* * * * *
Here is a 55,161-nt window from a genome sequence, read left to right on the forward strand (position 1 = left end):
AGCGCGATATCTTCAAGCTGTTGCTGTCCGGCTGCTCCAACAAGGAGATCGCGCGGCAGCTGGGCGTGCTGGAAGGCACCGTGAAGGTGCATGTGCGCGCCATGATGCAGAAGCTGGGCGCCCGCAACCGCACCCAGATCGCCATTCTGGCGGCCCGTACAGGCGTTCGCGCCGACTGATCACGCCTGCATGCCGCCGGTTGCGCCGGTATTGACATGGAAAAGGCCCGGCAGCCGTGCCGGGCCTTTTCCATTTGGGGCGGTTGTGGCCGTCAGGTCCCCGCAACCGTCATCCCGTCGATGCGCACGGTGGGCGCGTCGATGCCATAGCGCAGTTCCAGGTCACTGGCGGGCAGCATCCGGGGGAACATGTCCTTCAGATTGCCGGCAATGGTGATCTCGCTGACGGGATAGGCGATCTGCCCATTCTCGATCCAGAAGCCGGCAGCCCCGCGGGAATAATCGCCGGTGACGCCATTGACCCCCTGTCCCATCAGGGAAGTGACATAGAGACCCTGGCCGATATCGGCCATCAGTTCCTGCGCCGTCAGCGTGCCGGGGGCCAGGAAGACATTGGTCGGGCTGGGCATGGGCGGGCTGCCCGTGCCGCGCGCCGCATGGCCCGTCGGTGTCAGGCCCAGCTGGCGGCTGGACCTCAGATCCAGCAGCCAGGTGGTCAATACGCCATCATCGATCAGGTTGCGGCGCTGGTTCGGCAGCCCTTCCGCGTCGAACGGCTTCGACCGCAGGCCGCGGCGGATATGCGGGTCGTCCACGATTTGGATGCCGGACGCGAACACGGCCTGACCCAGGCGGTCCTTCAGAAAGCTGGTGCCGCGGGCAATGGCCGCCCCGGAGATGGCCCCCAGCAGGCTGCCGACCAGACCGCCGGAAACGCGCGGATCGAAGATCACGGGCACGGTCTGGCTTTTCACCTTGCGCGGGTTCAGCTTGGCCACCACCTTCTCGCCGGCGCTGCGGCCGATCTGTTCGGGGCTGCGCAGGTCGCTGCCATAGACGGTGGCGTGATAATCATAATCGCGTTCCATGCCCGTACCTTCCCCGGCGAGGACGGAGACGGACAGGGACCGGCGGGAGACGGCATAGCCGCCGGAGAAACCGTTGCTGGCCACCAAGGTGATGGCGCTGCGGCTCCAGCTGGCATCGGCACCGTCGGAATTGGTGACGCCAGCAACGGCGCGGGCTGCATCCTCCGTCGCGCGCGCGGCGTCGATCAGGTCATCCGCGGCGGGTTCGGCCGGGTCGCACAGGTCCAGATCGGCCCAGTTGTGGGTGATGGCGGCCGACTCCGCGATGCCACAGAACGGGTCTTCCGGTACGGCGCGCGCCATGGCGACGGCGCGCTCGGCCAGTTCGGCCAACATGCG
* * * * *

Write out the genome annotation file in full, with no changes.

Here is a 55,161-nt window from a genome sequence, read left to right on the forward strand (position 1 = left end):
AGCGCGATATCTTCAAGCTGTTGCTGTCCGGCTGCTCCAACAAGGAGATCGCGCGGCAGCTGGGCGTGCTGGAAGGCACCGTGAAGGTGCATGTGCGCGCCATGATGCAGAAGCTGGGCGCCCGCAACCGCACCCAGATCGCCATTCTGGCGGCCCGTACAGGCGTTCGCGCCGACTGATCACGCCTGCATGCCGCCGGTTGCGCCGGTATTGACATGGAAAAGGCCCGGCAGCCGTGCCGGGCCTTTTCCATTTGGGGCGGTTGTGGCCGTCAGGTCCCCGCAACCGTCATCCCGTCGATGCGCACGGTGGGCGCGTCGATGCCATAGCGCAGTTCCAGGTCACTGGCGGGCAGCATCCGGGGGAACATGTCCTTCAGATTGCCGGCAATGGTGATCTCGCTGACGGGATAGGCGATCTGCCCATTCTCGATCCAGAAGCCGGCAGCCCCGCGGGAATAATCGCCGGTGACGCCATTGACCCCCTGTCCCATCAGGGAAGTGACATAGAGACCCTGGCCGATATCGGCCATCAGTTCCTGCGCCGTCAGCGTGCCGGGGGCCAGGAAGACATTGGTCGGGCTGGGCATGGGCGGGCTGCCCGTGCCGCGCGCCGCATGGCCCGTCGGTGTCAGGCCCAGCTGGCGGCTGGACCTCAGATCCAGCAGCCAGGTGGTCAATACGCCATCATCGATCAGGTTGCGGCGCTGGTTCGGCAGCCCTTCCGCGTCGAACGGCTTCGACCGCAGGCCGCGGCGGATATGCGGGTCGTCCACGATTTGGATGCCGGACGCGAACACGGCCTGACCCAGGCGGTCCTTCAGAAAGCTGGTGCCGCGGGCAATGGCCGCCCCGGAGATGGCCCCCAGCAGGCTGCCGACCAGACCGCCGGAAACGCGCGGATCGAAGATCACGGGCACGGTCTGGCTTTTCACCTTGCGCGGGTTCAGCTTGGCCACCACCTTCTCGCCGGCGCTGCGGCCGATCTGTTCGGGGCTGCGCAGGTCGCTGCCATAGACGGTGGCGTGATAATCATAATCGCGTTCCATGCCCGTACCTTCCCCGGCGAGGACGGAGACGGACAGGGACCGGCGGGAGACGGCATAGCCGCCGGAGAAACCGTTGCTGGCCACCAAGGTGATGGCGCTGCGGCTCCAGCTGGCATCGGCACCGTCGGAATTGGTGACGCCAGCAACGGCGCGGGCTGCATCCTCCGTCGCGCGCGCGGCGTCGATCAGGTCATCCGCGGCGGGTTCGGCCGGGTCGCACAGGTCCAGATCGGCCCAGTTGTGGGTGATGGCGGCCGACTCCGCGATGCCACAGAACGGGTCTTCCGGTACGGCGCGCGCCATGGCGACGGCGCGCTCGGCCAGTTCGGCCAACATGCG